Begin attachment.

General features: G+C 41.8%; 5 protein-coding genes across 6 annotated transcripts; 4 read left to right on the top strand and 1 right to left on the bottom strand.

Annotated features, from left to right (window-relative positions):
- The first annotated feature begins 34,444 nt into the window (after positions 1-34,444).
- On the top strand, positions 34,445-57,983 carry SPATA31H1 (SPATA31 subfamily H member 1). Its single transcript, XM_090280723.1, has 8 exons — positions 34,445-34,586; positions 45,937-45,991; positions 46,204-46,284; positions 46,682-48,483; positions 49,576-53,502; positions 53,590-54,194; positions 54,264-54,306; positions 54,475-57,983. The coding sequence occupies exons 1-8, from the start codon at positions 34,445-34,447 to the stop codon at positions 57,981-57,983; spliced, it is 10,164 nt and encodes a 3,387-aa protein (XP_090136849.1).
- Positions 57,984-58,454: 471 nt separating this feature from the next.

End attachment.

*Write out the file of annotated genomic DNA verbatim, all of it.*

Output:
General features: G+C 41.8%; 5 protein-coding genes across 6 annotated transcripts; 4 read left to right on the top strand and 1 right to left on the bottom strand.

Annotated features, from left to right (window-relative positions):
- The first annotated feature begins 34,444 nt into the window (after positions 1-34,444).
- On the top strand, positions 34,445-57,983 carry SPATA31H1 (SPATA31 subfamily H member 1). Its single transcript, XM_090280723.1, has 8 exons — positions 34,445-34,586; positions 45,937-45,991; positions 46,204-46,284; positions 46,682-48,483; positions 49,576-53,502; positions 53,590-54,194; positions 54,264-54,306; positions 54,475-57,983. The coding sequence occupies exons 1-8, from the start codon at positions 34,445-34,447 to the stop codon at positions 57,981-57,983; spliced, it is 10,164 nt and encodes a 3,387-aa protein (XP_090136849.1).
- Positions 57,984-58,454: 471 nt separating this feature from the next.